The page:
An outstanding example of this issue resides in the United Auto Workers (UAW) concern with Mexican auto industry. The UAWs quest to keep employment up in jobs related to the auto industry is being challenged by Mexican companies that provide automobiles and parts to U.S. companies like the General Motors Corporation (GM). U.S. companies, including GM, began to outsource when they found they could obtain parts and vehicles for less cost than they could by supplying their own which, of course, raised their profits. Now, money-hungry corporations are needing fewer American resources so plants are being shut down, and people are losing their jobs.
In the case of Mexico, the problem is only growing as Mexican companies gain experience, knowledge and revenue and, as a result, increasingly offer more specialized, higher-tech auto parts. A Business Week article states, Mexico now exports $19.2 billion in autos and partsup from only $7.2 billion five years ago, and it already exports close to one million vehicles, almost all to the U.S. (Smith, 1998, p. 37). Coupling this with the outsourcing occurring in different industries, the impact of the Mexican auto industry can be even more devastating to union membership than it already has.
National Leadership. Since 1980, three U.S. presidents have had their impacts on labor. During the Reagan administration, trade unions were hurt by outcomes of the 1981 air traffic controllers strike, as previously mentioned. Reagan fired the strikers, and as a result, unions striking tool lost some of its power and harmed public opinion toward unions. Furthermore, there were perceptions that Reagans National Relations Board (NLRB), a committee organized under the NLRA, practiced pro-manager tendencies (Pollock, 1985).
Although Bush only resided for one term, he accomplished plenty in the eyes of labor. For example, Bush signed three executive orders that hurt unions: 1) Bush implemented the 1988 Supreme Court decision in Communications Workers of America Vs. Beck which allowed union members to retrieve any dues that went toward political actions, 2) Bush freed contractors from the pro-union Davis Bacon Act after Hurricane Andrew which had made contractors pay union-wages, 3) Project agreements became illegal which in the past excluded non-union contractors from working on major, federal, public jobs (Frum, 1993). Organized labor had its hopes up when a democratic president took office. Democrats are typically known for embracing organized labor unlike republicans (Wojcik, 1992, p. 25).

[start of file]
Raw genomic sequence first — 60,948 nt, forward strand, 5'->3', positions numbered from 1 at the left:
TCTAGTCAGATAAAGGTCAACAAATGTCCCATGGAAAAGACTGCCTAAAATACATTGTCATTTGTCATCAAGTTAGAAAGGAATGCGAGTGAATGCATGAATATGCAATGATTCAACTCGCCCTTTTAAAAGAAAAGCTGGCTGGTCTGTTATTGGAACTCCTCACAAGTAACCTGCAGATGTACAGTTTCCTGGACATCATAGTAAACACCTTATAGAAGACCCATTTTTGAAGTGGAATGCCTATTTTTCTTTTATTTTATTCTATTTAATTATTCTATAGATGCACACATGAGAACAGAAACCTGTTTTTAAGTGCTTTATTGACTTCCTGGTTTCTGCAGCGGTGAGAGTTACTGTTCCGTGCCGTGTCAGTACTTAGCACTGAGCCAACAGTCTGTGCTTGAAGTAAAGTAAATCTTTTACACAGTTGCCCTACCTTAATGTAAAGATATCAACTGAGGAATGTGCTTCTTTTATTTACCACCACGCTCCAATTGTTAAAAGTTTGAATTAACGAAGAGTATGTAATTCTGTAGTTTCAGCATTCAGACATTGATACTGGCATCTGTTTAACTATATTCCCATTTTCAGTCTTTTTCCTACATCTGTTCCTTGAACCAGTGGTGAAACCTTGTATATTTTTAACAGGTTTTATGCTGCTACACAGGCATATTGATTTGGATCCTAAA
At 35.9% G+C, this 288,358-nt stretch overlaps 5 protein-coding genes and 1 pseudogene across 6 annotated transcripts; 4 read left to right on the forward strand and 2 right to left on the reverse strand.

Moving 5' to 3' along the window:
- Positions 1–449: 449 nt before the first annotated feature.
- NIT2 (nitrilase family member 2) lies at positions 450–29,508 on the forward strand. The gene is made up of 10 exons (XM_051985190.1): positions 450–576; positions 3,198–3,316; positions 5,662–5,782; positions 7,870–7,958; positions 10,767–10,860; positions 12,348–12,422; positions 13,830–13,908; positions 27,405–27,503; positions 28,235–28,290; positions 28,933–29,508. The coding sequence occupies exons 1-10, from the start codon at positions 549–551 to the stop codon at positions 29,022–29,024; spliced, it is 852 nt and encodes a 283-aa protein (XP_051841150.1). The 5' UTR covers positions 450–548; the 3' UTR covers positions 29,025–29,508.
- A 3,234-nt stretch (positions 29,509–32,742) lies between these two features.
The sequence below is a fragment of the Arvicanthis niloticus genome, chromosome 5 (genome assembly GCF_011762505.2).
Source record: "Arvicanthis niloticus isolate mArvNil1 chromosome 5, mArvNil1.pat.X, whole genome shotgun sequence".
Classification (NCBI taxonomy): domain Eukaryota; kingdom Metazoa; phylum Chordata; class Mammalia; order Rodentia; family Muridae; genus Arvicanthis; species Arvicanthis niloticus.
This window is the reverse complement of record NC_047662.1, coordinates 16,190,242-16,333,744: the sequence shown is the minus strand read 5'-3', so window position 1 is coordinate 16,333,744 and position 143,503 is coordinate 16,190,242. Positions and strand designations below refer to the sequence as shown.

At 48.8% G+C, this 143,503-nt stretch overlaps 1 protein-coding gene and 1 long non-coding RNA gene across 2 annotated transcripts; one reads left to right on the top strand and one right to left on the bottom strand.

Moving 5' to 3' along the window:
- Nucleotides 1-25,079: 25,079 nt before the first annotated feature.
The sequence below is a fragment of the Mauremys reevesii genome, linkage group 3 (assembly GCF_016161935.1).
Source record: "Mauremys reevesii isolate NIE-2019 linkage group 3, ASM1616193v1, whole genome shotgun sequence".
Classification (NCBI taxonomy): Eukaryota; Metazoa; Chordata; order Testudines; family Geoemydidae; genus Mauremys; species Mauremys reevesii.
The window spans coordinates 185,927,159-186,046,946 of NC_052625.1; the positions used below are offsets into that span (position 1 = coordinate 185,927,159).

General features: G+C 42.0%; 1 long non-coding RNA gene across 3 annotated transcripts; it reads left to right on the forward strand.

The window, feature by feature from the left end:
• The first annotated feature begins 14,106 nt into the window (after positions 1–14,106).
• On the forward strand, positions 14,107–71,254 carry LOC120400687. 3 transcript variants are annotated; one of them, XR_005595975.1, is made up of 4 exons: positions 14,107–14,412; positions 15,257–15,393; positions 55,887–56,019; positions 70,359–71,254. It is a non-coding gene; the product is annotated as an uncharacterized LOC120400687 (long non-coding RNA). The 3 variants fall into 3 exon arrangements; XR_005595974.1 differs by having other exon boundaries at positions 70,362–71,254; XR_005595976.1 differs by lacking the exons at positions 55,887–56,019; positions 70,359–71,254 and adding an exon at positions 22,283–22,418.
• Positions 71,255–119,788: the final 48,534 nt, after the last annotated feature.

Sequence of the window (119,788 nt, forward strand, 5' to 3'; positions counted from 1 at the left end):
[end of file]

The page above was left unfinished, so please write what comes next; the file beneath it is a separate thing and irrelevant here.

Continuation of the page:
Clintons promises fell short; however, likely due to his largely republican Congress. Furthermore, under the Clinton administration, the 1994 North American Free Trade agreement was passed which will progressively remove tariffs off of auto and auto part imports (Smith, 1998). The implication of this compounds unions battles against outsourcing as previously discussed. Changes in Demographics. The fact that demographics of American society have changed, poses a third potential cause for the decline (American Labor, 1998). It is no secret that the economy has become more service driven and increasingly less product driven. Associated with this is an increase in the quantity of professionals in the workforce today as compared to decades past.
Census Bureau data shows that todays workforce is approximately 26% college graduates while in 1960 this figure was less than 10% (American Labor, 1998). In addition, more people are making more money. The percentage of workers in the $75,000 income bracket (inflation adjusted) has doubled since 1970 (American Labor, 1998). Professionals with high incomes tend not to participate in unions; however, this trend may be changing as will be discussed later. Changes in Management Philosophy.